What to Expect from a Tonsillectomy
Tonsils are the lymphoid tissue lumps found in the back of your throat. They are almond in shape, small, and normally not bothersome. However, for some people, they can cause significant problems. A tonsillectomy is performed whenever a physician recommends it because of reoccurring infections, sore throats, or if a patient has ongoing difficulty swallowing because of discomfort or inflammation. The purpose of the procedure is to completely remove the tonsils. At the office of Dr. Daniel J. Leeman, we want you to understand what relief you can expect following a tonsillectomy so you can decide if the procedure may be right for you.
Resolution of Reoccurring Infections
If you suffer from repeated infections related to your tonsils, the most direct way to end the cycle is to remove them. There are several infections, including:
- Staphylococcus aureus
- Haemophilus influenza
- Streptococcus bacterial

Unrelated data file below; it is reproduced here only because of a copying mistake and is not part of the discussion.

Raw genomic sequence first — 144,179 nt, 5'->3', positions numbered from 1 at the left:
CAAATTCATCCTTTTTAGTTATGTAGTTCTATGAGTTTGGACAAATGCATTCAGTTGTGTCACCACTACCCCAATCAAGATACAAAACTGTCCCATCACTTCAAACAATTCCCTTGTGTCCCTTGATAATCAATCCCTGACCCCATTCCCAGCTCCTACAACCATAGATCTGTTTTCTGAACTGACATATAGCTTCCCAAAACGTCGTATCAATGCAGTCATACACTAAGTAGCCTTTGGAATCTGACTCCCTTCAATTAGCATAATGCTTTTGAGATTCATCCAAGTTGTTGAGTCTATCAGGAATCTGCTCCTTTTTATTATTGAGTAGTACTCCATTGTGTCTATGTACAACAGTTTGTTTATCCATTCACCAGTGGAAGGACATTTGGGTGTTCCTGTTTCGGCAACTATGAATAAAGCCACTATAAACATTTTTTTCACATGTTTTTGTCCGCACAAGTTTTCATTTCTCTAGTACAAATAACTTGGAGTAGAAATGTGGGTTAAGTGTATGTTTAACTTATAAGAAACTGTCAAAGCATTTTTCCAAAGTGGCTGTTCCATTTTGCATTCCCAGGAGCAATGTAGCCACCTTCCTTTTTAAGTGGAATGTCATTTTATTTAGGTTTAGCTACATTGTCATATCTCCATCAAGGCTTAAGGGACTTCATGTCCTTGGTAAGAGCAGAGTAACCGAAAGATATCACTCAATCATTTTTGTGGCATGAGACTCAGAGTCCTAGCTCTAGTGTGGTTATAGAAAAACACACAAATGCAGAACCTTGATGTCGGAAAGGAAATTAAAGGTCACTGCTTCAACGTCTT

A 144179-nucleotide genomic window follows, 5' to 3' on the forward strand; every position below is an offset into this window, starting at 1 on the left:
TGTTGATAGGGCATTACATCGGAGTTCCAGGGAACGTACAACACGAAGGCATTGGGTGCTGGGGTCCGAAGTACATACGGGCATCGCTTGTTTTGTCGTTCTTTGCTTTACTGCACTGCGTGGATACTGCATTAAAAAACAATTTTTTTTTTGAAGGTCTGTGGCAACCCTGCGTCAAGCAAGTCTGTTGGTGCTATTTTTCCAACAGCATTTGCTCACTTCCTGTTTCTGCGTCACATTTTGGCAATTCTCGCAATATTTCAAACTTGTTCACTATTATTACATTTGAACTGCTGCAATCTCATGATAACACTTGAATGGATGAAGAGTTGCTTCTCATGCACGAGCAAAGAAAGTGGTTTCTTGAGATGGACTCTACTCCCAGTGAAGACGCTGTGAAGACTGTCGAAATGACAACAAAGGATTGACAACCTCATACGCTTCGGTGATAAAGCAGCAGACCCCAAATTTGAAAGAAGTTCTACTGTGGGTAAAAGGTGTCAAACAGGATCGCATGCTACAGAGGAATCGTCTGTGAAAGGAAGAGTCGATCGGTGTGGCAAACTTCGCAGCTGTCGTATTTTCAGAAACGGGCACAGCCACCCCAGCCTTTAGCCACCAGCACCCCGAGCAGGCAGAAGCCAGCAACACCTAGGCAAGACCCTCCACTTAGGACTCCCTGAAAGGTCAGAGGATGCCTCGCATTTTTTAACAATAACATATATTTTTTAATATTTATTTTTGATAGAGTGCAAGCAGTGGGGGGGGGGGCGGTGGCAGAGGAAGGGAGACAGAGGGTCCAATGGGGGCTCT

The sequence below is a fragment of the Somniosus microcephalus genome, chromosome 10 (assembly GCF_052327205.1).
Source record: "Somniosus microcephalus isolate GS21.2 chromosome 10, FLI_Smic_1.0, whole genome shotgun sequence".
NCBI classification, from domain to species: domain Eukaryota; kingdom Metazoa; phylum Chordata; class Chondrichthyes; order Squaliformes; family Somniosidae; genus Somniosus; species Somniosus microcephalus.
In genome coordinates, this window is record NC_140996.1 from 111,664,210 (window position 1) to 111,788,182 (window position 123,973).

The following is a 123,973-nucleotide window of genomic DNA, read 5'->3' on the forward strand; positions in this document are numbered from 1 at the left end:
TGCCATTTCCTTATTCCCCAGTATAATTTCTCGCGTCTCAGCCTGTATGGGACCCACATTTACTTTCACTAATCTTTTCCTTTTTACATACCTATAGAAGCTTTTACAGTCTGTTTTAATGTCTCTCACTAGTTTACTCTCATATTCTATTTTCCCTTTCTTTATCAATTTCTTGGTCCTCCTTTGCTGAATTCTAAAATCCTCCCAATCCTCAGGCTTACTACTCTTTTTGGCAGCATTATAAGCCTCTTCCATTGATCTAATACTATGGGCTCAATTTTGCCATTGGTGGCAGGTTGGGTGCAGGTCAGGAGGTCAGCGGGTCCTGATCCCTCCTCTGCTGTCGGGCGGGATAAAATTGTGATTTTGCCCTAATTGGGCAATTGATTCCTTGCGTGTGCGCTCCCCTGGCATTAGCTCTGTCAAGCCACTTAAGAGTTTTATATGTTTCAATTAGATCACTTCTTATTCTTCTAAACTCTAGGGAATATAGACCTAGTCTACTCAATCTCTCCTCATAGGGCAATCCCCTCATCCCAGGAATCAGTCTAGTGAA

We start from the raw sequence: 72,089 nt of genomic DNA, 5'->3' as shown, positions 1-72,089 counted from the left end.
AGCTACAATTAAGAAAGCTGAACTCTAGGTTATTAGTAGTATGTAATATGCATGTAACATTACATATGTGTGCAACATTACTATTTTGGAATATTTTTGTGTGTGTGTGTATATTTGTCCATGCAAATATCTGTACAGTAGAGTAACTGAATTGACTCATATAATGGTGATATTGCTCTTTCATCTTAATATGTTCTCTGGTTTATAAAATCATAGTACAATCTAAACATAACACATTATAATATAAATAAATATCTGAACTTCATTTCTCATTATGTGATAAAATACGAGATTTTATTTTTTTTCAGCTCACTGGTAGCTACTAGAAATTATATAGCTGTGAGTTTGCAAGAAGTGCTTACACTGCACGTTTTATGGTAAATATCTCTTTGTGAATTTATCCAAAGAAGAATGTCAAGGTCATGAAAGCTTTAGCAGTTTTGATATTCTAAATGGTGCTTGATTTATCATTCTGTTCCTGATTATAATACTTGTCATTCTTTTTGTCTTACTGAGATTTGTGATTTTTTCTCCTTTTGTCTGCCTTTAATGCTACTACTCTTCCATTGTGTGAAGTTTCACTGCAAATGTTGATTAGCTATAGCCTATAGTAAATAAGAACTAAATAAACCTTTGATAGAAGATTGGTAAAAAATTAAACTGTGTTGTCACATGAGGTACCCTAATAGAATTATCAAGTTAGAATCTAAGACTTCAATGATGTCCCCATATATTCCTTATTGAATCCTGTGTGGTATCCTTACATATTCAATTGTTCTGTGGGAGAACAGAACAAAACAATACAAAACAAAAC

- Pneumococcus bacteria
Even other viruses can affect the tonsils. Reoccurring infections can cause a great deal of suffering to children and adults alike. Ear-related complications can arise as well as fever, revolving courses of antibiotics, discomfort, and loss of time from work or school. Rather than continue to fight illness regularly, removing the tonsils is an effective way to address the conditions.
Resolution of Obstructive Sleep Apnea
A lesser-known issue caused by repeated irritation and infection of the tonsils is the effect it can have on your ability to breathe while sleeping. When the tonsils are swollen because of infection or enlarged because of abnormal growth, they can create a potentially dangerous condition called obstructive sleep apnea. Obstructive sleep apnea causes the adult or child affected to stop breathing during sleep. By removing the obstruction, the apnea can be resolved.
Tonsils do have a function in the body. One of their jobs is trapping dead cells and bacteria. The cells and bacteria they collect sometimes build up in the pockets of the tonsils. The result can be an unpleasant smell. The smell can lead to taste distortion because smell and taste are connected. Bad breath is not necessarily a reason to remove one’s tonsils. However, after a tonsillectomy, one of the benefits could be a fresher mouth.
With proper visual inspection, review of your medical history, and careful medical consideration, it can be determined if you may benefit from tonsil removal. For more information on if you are a good candidate for a tonsillectomy, visit the office of Dr. Daniel J. Leeman in Austin, TX. Contact us today to book a consultation!